A replacement for exercise?
A replacement for exercise? Credit: CC0 Creative Commons
Whether it be a brisk walk around the park or high-intensity training at the gym, exercise does a body good. But what if you could harness the benefits of a good workout without ever moving a muscle?
Michigan Medicine researchers studying a class of naturally occurring protein called Sestrin have found that it can mimic many of exercise’s effects in flies and mice. The findings could eventually help scientists combat muscle wasting due to aging and other causes.
“Researchers have previously observed that Sestrin accumulates in muscle following exercise,” said Myungjin Kim, Ph.D., a research assistant professor in the Department of Molecular & Integrative Physiology. Kim, working with professor Jun Hee Lee, Ph.D. and a team of researchers wanted to know more about the protein’s apparent link to exercise. Their first step was to encourage a bunch of flies to work out.
Taking advantage of Drosophila flies’ normal instinct to climb up and out of a test tube, their collaborators Robert Wessells, Ph.D. and Alyson Sujkowski of Wayne State University in Detroit developed a type of fly treadmill. Using it, the team trained the flies for three weeks and compared the running and flying ability of normal flies with that of flies bred to lack the ability to make Sestrin.
“Flies can usually run around four to six hours at this point and the normal flies’ abilities improved over that period,” says Lee. “The flies without Sestrin did not improve with exercise.”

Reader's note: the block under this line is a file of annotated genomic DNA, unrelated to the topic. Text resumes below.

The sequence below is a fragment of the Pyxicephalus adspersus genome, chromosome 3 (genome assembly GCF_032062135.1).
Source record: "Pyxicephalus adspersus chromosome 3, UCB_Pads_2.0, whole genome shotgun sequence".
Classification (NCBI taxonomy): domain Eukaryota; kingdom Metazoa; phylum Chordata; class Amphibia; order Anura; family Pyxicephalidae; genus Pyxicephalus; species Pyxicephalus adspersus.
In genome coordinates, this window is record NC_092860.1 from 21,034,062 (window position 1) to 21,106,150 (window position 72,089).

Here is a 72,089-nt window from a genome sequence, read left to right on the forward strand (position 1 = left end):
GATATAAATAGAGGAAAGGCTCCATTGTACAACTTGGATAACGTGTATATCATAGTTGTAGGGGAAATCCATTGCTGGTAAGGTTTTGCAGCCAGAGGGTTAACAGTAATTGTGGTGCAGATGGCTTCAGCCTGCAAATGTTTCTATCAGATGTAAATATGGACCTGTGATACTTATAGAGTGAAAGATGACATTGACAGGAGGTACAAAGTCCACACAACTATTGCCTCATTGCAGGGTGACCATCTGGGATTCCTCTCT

What’s more, when they overexpressed Sestrin in the muscles of normal flies, essentially maxing out their Sestrin levels, they found those flies had abilities above and beyond the trained flies, even without exercise. In fact, flies with overexpressed Sestrin didn’t develop more endurance when exercised.
The beneficial effects of Sestrin include more than just improved endurance. Mice without Sestrin lacked the improved aerobic capacity, improved respiration and fat burning typically associated with exercise.
“We propose that Sestrin can coordinate these biological activities by turning on or off different metabolic pathways,” says Lee. “This kind of combined effect is important for producing exercise’s effects.”
Lee also helped another collaborator, Pura Muñoz-Cánoves, Ph.D., of Pompeu Fabra University in Spain, to demonstrate that muscle-specific Sestrin can also help prevent atrophy in a muscle that’s immobilized, such as the type that occurs when a limb is in a cast for a long period of time. “This independent study again highlights that Sestrin alone is sufficient to produce many benefits of physical movement and exercise,” says Lee.
Could Sestrin supplements be on the horizon? Not quite, says Lee. “Sestrins are not small molecules, but we are working to find small molecule modulators of Sestrin.”
Additionally, adds Kim, scientists still don’t know how exercise produces Sestrin in the body. “This is very critical for future study and could lead to a treatment for people who cannot exercise.”
The study was published in Nature Communications.
Materials provided by Michigan Medicine – University of Michigan. Content may be edited for clarity, style, and length.